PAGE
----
When I originally picked up this book, I mistakenly assumed that it was the latest page turner thriller about uncovering a lost painting. Only after about forty pages did it dawn on me that this was a nonfiction book written using fictional techniques to make the material more interesting.
Having been an art collector for many years and having spent time with many art scholars, I was impressed that Mr. Harr got it right. Lots of attention buzzes around whatever is hot in the art market, and everyone is looking to make a multimillion dollar discovery. Yet most of the people are working for a pittance in dusty archives or inadequate restoration laboratories. Above it all float those who are the recognized experts. Their proclamations hit everyone else like thunderbolts.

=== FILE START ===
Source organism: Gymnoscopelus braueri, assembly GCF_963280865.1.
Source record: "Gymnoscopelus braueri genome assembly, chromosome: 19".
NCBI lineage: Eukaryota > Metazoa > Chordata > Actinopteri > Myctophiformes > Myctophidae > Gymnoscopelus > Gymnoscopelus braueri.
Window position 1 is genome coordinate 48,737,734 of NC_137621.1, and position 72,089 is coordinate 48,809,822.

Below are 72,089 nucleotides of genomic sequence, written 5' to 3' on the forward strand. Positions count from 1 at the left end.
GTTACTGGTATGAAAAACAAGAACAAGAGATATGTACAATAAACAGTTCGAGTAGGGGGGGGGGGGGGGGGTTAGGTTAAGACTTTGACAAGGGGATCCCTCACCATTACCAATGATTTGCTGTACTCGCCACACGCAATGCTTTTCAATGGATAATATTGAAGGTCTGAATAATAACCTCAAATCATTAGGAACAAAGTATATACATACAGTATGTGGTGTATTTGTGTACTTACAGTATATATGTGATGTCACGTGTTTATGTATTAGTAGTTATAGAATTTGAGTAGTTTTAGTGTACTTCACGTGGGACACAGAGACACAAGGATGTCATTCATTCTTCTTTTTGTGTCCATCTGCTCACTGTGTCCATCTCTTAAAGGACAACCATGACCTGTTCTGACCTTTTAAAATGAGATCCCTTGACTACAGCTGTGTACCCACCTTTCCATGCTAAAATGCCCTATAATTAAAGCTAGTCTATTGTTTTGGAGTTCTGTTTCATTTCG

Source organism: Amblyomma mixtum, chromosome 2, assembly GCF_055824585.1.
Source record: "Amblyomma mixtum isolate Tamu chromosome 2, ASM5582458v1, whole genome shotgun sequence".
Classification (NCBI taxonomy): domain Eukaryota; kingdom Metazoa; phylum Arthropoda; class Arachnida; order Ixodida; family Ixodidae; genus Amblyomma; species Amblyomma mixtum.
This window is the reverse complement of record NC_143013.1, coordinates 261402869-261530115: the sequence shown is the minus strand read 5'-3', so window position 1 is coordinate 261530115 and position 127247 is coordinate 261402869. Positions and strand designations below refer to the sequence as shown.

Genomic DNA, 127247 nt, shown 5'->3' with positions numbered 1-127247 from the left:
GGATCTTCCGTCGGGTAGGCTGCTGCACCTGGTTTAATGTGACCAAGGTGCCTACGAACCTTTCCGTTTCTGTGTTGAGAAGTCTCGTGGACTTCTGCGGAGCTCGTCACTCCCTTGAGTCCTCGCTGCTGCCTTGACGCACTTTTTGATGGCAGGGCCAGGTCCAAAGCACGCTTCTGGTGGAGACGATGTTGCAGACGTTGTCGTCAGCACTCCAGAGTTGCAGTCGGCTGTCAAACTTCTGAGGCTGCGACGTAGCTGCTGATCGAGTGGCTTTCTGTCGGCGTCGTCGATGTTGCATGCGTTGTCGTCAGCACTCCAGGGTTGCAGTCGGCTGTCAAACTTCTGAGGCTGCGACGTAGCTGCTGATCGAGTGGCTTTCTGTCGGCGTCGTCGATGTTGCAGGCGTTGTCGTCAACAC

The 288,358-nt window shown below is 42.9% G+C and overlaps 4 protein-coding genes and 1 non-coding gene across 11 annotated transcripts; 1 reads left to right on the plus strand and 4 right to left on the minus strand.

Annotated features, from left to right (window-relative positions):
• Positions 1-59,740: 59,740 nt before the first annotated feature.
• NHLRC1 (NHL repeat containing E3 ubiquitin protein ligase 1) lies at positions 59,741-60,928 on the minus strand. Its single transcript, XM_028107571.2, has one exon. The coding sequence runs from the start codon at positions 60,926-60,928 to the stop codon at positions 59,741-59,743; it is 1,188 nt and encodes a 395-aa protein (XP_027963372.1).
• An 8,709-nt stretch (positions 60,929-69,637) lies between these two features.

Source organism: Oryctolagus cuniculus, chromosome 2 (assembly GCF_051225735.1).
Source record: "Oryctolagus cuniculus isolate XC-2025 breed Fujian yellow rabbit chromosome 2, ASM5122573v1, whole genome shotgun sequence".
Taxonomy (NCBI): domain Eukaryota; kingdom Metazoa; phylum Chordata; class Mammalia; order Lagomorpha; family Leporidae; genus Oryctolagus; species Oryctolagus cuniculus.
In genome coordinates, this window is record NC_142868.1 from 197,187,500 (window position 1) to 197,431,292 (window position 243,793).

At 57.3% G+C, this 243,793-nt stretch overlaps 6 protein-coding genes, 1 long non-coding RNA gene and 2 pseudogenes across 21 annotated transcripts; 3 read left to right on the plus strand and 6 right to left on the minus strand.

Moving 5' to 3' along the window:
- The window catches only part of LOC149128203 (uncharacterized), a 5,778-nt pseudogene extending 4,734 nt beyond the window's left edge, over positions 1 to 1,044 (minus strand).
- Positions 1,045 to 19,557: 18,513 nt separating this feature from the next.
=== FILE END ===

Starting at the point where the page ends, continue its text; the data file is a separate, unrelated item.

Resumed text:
For those who don't know and love the art world, this book will probably be a bit of a disappointment. Although there is a lot of valuable art floating around, the stories behind it are more about tedious, hard work than about the world of the rich and famous.
To me, the book's main value was in its unending tongue in cheek humor in which the pretensions of everyone involved are regularly punctured by Mr. Harr's deft counter examples of all the mistakes they make.
I did grade the book down a bit because he romanticizes the story a lot more than it probably deserves. That makes the book a little longer than it needed to be. Also, I don't know much Italian and all the Italian phrases didn't do anything for me except make the book seem pretentious.
I also think the story is a bit slanted in the telling . . . making the original document research seem more important than it really was to the eventual discovery. The painting probably would have been identified eventually even without that work.